Depression and parenting

Hey readers,

Sometimes I feel that on my blog I should not discuss depression as I am so ashamed because that is what society makes me feel like at times. I have always been embarrassed to say that I take anti-depressants and that in-turn makes me feel weak. But deep down I know that my depression is a genetic and chemical reaction, it doesn’t make me a bad person because of it.

Truth be told as a parent with depression there are days when I hardly do anything, the only thing I attempt is to the bare minimum for my children. Once the children have gone to bed it allows me time to cry from all the build-up sadness and frustration from the day.

Some days are better than others, but now again I get dips and need that extra hand from my husband. For instance, I struggle to deal with the social side of taking my children to nursery or school. It is not always just the socialising but the physical environment is so hard for me to manage. I literally feel so suffocated and overwhelmed by the sensory stimulation that is happening in the room. I am autistic on top of all this and usually, I can find that it interacts with the depression.

Therefore heightened social situations can make me feel rubbish and can contribute towards me beating myself up for not being a good enough at being a parent because I am not like all the parents. It tends to result in me coming home and breaking down. I feel rubbish and tend to just want to sleep in order to escape the reminder of my shortfalls as a parent and person.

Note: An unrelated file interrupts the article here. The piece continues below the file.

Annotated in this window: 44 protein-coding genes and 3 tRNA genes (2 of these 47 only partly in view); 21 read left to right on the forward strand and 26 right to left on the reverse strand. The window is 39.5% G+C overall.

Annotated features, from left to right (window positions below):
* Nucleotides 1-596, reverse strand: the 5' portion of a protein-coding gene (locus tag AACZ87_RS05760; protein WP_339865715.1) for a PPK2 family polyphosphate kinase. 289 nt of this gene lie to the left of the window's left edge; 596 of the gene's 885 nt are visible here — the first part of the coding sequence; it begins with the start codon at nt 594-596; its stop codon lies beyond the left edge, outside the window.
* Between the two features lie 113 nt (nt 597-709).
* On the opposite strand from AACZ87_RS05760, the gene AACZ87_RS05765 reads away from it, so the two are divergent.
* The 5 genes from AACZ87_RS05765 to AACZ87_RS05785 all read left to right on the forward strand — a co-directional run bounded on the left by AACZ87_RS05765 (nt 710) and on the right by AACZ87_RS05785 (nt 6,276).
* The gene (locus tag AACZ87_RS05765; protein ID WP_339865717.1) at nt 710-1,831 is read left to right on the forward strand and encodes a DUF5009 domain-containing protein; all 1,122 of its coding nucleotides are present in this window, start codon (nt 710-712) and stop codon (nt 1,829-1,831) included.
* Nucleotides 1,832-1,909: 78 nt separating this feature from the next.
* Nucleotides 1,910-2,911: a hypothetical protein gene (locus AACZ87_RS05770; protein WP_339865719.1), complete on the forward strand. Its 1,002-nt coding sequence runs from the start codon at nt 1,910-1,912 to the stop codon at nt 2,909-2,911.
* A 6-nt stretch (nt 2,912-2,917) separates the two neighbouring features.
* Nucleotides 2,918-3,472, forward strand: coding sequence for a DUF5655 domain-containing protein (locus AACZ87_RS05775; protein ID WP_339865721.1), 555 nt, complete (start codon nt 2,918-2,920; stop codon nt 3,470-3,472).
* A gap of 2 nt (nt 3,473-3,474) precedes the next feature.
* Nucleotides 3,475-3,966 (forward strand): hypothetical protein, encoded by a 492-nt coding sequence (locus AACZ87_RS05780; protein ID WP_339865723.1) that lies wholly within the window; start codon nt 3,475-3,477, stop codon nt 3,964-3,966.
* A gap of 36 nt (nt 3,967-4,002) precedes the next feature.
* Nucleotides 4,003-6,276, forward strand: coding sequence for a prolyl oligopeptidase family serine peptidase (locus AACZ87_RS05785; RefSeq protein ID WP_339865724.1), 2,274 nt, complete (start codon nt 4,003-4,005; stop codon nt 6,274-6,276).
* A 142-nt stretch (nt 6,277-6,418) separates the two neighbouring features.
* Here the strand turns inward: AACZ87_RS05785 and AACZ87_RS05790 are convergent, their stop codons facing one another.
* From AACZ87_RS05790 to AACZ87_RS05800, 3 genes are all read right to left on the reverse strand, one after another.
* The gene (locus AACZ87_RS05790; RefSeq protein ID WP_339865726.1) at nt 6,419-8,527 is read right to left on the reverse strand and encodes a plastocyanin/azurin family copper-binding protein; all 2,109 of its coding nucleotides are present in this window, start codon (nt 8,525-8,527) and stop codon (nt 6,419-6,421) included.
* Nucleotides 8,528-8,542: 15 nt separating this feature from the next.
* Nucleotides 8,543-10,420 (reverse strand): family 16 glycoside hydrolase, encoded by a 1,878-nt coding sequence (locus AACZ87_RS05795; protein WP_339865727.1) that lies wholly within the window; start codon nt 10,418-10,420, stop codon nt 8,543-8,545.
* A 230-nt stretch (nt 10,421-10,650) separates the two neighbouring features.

Other times, I struggle with dealing with the temperament of my children or talking about topics such as death, as this can trigger my OCD. No one teaches you how to communicate to your child and some days I just have to admit to defeat as it is too tough for me to deal with and hubby would have to take over.

When I am going through a dip in my mood I can spend the whole day dragging myself down, I physically feel on edge and know that after all this there is going to be a massive panic attack. I hide away from my husband, as I am not good at communicating at that moment, I don’t instantly have the words to say. I feel therefore this risks the changes of irritability between me and my husband. I don’t like being touched for a cuddle, I just need the time for me to mope and allow the emotions to pass. I don’t want solutions, I try lots of things but at that moment I just need to be. I don’t run form it anymore, at the end of it, I kind of feel better out of my system.

It helps me feel calmer and my body feels like it is being heard.

Sometimes, the best thing is to accept it at that moment, don’t find solutions because at the end of the day it is something that you can deal with at a later date when your mind is in a clearer state. I have learned when you are that emotional, nothing makes sense and I tend to make the wrong decisions so it is better for me to not make any decisions at all during my ‘meltdowns’. I feel now that I have learned how I react and what is best for me is less painful and it allows me to feel more in control ironically.

Cheers for reading X

28 thoughts on “Depression and parenting

  1. Oh chick, I am sorry you are feeling like this at the moment. If you don’t fancy talking, writing down what you are thinking and feeling at that time, even if you never publish is really cathartic and may help? Sim x #PoCoLo

    Liked by 1 person

  2. There’s nothing to be ashamed because of. In fact, I think it’s very brave of you to share this.
    I certainly DON’T think depression is a sign of weakness. There are more people than we know who are struggling with it.
    I know of many bloggers who write about how they feel and find it therapeutic.

    ((((hugs))))

    #FabFridayPost

    Liked by 1 person